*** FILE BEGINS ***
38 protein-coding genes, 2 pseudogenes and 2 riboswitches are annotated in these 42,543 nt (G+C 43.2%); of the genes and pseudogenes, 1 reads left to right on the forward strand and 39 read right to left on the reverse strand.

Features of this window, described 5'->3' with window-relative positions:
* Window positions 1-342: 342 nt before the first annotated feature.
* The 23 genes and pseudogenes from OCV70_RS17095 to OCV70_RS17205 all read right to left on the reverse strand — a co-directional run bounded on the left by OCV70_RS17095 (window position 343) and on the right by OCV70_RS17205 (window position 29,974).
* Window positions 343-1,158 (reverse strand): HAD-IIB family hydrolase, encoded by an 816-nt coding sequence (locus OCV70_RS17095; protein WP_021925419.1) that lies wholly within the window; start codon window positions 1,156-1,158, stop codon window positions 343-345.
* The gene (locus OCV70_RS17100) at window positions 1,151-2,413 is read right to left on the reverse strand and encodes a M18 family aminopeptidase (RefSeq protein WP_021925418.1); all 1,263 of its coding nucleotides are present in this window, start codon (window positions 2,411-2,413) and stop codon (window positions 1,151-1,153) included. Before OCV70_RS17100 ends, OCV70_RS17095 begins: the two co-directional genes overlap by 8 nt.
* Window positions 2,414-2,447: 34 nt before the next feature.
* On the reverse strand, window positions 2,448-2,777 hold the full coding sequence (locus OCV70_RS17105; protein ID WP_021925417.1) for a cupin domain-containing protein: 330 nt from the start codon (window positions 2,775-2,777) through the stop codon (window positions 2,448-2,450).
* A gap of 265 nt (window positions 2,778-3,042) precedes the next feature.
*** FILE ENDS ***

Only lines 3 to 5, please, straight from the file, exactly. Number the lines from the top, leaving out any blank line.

* Window positions 1-342: 342 nt before the first annotated feature.
* The 23 genes and pseudogenes from OCV70_RS17095 to OCV70_RS17205 all read right to left on the reverse strand — a co-directional run bounded on the left by OCV70_RS17095 (window position 343) and on the right by OCV70_RS17205 (window position 29,974).
* Window positions 343-1,158 (reverse strand): HAD-IIB family hydrolase, encoded by an 816-nt coding sequence (locus OCV70_RS17095; protein WP_021925419.1) that lies wholly within the window; start codon window positions 1,156-1,158, stop codon window positions 343-345.